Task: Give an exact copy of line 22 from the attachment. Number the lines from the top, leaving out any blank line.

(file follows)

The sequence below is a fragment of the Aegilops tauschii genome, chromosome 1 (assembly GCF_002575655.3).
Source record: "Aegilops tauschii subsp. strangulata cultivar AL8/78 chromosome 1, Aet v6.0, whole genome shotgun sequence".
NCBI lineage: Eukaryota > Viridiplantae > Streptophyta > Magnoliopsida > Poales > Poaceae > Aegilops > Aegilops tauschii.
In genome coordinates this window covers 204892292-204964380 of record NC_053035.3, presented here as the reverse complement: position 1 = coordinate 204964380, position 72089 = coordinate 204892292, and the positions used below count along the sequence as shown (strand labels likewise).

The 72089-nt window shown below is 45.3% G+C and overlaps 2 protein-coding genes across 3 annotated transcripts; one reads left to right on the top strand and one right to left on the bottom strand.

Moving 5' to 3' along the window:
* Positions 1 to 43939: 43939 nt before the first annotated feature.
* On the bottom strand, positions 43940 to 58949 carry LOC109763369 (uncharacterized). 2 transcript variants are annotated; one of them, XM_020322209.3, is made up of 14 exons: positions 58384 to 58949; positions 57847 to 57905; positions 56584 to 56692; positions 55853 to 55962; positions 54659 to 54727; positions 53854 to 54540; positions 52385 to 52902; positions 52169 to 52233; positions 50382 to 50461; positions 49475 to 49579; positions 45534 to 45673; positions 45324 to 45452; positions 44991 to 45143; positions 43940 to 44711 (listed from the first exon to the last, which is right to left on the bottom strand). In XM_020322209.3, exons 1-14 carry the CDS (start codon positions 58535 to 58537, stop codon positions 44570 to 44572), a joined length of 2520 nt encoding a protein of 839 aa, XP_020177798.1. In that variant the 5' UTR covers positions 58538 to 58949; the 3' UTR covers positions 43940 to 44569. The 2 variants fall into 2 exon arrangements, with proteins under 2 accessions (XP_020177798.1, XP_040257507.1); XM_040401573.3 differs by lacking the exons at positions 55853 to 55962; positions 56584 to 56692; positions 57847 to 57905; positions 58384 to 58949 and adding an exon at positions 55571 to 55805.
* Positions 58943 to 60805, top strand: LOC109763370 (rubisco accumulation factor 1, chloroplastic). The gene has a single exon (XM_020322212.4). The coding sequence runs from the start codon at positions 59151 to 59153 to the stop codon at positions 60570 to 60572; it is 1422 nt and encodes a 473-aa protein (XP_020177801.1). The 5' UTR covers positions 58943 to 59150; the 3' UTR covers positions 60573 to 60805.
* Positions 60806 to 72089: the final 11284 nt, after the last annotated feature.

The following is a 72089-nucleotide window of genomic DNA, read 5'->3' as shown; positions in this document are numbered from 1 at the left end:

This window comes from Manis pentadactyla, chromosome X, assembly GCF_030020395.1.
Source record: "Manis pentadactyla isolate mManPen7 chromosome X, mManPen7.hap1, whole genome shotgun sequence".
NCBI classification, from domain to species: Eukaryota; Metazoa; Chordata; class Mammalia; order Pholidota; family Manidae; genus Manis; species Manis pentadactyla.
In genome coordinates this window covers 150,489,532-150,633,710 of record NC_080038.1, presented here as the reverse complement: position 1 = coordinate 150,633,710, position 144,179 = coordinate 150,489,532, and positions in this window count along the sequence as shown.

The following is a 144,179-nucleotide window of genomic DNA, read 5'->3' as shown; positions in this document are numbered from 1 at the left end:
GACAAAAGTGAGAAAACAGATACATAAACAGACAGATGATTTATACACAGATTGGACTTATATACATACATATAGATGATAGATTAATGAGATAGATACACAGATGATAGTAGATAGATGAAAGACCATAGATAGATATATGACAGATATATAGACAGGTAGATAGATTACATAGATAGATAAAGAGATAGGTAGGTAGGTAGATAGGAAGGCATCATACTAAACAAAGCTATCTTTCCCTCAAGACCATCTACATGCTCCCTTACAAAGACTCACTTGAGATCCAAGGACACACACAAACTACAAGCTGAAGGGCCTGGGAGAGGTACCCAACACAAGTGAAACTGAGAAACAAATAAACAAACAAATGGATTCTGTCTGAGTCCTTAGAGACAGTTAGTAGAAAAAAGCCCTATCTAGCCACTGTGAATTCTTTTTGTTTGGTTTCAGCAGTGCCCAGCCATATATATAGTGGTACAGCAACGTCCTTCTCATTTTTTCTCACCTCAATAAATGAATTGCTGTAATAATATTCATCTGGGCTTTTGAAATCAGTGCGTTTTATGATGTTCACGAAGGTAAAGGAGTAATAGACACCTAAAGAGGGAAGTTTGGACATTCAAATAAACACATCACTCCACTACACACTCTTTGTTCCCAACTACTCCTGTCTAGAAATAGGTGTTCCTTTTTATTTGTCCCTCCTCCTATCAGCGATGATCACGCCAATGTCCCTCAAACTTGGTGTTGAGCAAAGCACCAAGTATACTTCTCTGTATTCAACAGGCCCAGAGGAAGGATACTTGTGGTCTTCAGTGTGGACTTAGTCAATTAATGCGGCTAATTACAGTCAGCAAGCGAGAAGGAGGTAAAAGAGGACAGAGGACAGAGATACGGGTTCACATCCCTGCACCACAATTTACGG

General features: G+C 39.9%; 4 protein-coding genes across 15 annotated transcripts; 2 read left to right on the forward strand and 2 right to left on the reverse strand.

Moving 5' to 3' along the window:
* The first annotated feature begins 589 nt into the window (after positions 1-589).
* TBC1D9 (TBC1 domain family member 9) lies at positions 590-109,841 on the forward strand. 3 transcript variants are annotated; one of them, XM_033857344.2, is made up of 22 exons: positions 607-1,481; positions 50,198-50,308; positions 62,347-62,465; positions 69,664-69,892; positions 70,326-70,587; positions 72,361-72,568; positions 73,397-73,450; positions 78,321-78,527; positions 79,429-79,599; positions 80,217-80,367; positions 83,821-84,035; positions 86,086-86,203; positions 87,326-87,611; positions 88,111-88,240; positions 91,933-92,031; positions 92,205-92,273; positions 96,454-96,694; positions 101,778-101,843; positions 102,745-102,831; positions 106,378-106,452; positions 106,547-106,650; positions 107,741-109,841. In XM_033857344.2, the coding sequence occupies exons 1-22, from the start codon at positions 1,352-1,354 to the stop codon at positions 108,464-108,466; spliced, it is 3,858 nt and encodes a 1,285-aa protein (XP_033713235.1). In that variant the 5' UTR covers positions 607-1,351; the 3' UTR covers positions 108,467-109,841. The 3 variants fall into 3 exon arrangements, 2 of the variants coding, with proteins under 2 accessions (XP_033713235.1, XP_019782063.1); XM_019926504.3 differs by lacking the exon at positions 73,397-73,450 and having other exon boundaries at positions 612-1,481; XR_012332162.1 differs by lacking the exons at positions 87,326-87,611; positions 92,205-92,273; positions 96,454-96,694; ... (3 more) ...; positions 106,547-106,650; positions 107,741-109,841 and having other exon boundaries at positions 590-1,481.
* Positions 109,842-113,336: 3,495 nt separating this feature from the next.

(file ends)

* Positions 109,842-113,336: 3,495 nt separating this feature from the next.